In adult mammalian ventricular tissue, mitochondrial creatine kinase (mi-CK), which is bound to the outer surface of the mitochondrial inner membrane, is functionally coupled to oxidative phosphorylation. This is shown, in saponin-permeabilized rat ventricular fibres, by a shift in the apparent Km of mitochondrial respiration for ADP from 300ŷ56 ƁM to 111ŷ40 ƁM (P < 0.001) on the addition of 25 mM creatine, due to a local accumulation of ADP close to the ATP/ADP translocator. We have found that, in atrial fibres, the apparent Km for ADP is high, but is not decreased by creatine, suggesting an absence of coupling in this tissue, as has previously been observed in smooth muscle. mi-CK is encoded by two different genes, which are expressed in a tissue-specific manner: the sarcomeric isoform is expressed in ventricular and skeletal muscles, while the ubiquitous isoform is expressed in smooth muscle, brain and other tissues. In order to determine whether a specific function can be attributed to the expression of a specific isoform, we investigated mi-CK mRNA expression by Northern blot analysis. Hybridization with synthetic oligonucleotides specific for each mi-CK isoform showed the expression of only the sarcomeric isoform in rat atria. This result was confirmed by PCR using primers specific for each isoform. In addition, electrophoretic analysis of CK isoforms showed no difference in the octamer/dimer ratio of mi-CK in the atria and ventricles. In atria, unlike the soleus or ventricles, the maximum potential rate of mitochondrial phosphocreatine synthesis was lower than the maximal rate of ATP production by the mitochondria. The total CK/adenylate kinase ratio was also lower in atria than in the other tissues, suggesting a greater contribution of adenylate kinase to adenine nucleotide compartmentation in this tissue. The functional differences between mi-CK in the two cardiac tissues seem to imply a specific arrangement of the proteins in the intermembrane space rather than the expression of specific isoforms.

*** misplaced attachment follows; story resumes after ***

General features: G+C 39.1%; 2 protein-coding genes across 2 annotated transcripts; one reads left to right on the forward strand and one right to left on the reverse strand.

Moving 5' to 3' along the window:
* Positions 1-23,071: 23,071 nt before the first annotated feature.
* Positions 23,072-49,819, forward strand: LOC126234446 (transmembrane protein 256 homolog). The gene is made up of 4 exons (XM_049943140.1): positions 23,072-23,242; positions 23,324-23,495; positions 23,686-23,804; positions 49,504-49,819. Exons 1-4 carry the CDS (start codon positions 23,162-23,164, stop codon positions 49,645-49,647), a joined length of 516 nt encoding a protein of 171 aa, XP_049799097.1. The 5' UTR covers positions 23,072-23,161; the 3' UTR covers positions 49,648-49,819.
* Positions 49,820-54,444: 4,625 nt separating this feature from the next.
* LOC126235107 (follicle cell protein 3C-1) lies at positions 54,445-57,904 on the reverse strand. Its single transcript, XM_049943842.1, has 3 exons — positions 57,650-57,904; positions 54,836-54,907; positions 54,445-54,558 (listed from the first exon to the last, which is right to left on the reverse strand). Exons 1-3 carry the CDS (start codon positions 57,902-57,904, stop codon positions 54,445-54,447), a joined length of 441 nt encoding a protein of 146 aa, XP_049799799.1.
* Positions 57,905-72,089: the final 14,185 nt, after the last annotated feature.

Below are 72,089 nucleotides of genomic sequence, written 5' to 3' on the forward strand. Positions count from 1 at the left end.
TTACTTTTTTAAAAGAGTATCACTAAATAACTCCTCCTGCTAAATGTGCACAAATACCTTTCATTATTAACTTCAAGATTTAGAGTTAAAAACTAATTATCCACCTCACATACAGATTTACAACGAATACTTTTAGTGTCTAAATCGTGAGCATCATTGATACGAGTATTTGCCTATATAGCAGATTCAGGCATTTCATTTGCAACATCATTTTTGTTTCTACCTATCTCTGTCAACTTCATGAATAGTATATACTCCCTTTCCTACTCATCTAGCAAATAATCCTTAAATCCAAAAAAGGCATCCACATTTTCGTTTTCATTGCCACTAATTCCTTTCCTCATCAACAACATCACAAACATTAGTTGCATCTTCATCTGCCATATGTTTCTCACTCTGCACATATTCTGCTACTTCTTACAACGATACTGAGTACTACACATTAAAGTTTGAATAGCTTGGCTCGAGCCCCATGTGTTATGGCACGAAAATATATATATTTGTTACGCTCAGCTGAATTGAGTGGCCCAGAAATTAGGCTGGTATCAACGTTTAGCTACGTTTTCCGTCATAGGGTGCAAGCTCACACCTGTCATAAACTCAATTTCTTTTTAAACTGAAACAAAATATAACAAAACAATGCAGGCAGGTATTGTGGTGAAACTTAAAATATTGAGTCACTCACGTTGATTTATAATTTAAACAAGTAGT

- The Biochemical Society, London © 1997